In recent months, shepherds from the Palestinian community of al-Farisiyah in Tubas District, the northern Jordan Valley, have reported an upsurge in the frequency and severity of attacks by settlers. The settlers threaten shepherds, chase them, physically assault them, drive headlong into the flocks to scatter the sheep, and even run over or steal sheep. These attacks are now virtually a daily occurrence. Soldiers are usually present during these attacks and sometimes even take part, demanding that the shepherds get off the pastureland, citing various arguments, e.g., that the area is a closed military zone or belongs to one of the settlers. Soldiers detain shepherds and, in some cases, even arrest them on a variety of pretexts.
These are no isolated incidents, but rather part of the policy Israel has been implementing in the Jordan Valley. Its goal is to take over as much land as possible, while getting Palestinians to leave, which it achieves via various measures, including making the reality of living there so untenable and disheartening that Palestinians have no choice but to leave their homes, ostensibly “by choice.” This reality is made up of coordinated attacks by soldiers and settlers, as described below, and a sweeping ban on the development of the Palestinian communities, construction, and the establishment of vital infrastructures, including water, electricity, and roads. When, left with no other option, residents build without permits, the Civil Administration issues demolition orders, demolishes solar panels installed by the residents, confiscates water tanks, and cuts water pipes.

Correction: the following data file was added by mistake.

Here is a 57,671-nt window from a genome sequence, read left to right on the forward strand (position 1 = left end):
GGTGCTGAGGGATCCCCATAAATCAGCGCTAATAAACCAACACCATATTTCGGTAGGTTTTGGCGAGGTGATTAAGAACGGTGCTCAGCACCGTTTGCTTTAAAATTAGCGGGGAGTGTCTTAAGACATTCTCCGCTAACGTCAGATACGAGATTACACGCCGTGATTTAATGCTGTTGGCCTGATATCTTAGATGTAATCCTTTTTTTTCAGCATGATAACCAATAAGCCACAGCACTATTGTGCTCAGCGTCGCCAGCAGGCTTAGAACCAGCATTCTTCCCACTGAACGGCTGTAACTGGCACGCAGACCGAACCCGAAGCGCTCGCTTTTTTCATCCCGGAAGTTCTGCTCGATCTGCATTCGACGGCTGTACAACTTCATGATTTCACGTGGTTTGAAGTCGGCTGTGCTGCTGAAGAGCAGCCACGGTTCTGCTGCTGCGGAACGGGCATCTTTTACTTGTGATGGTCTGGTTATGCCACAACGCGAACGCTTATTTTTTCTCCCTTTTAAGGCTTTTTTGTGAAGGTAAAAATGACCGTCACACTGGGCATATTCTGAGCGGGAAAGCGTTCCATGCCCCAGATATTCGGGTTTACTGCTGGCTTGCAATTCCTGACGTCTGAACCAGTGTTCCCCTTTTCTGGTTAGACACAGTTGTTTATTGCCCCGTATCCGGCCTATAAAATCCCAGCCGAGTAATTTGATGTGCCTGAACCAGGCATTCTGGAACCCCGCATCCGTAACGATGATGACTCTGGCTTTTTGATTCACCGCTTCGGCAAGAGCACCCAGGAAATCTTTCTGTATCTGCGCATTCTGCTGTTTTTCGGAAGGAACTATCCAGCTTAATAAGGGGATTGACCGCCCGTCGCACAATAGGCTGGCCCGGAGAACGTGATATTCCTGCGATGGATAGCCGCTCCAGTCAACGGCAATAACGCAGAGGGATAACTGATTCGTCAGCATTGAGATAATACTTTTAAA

This is what life is like for the residents of al-Farisiyah, a village that existed since before Israel occupied the West Bank in 1967, and was completely demolished by Israel in 2010: The community currently comprises five compounds. About 300 people live in the community year-round, and another 200 live there only in winter. All the residents live in tents or shacks and earn their living as shepherds and farmers. The compounds of the communities compounds are not connected to the power or water grids; and average water consumption is just 20 liters a day, far short of the World Health Organization’s recommended minimum of 100 liters per person per day. There are no schools in al-Farisiya, so the children must walk about five kilometers every day to reach school in the village of ‘Ein al-Beida. There are two schools in ‘Ein al-Baida, one for boys and one for girls, each combining an elementary school and a high school.
Settlements and settlement outposts completely surround the community: Giv’at Sal’it and Mehola to the north of al-Farisiyah; Shadmot Mehola and Rotem to the east; and Maskiyyot to the south. The military has also declared the village and extensive areas to its south, north, and west as a firing zone. Other nearby land has been declared part of the jurisdiction or municipal area of nearby settlements. Israel uses these designations to completely block off access by al-Farisiyah residents to most of the surrounding land, where they have grazed their flocks for years.
B’Tselem field researcher ‘Aref Daraghmeh spoke with al-Farisiyah shepherds and they told him about how the settler attacks disrupt their lives and routines.
In a testimony he gave on 27 February 2019, Barakat Abu Muhsin, 39, a father of five, described being harassed by settlers and the resulting difficulties in making a living: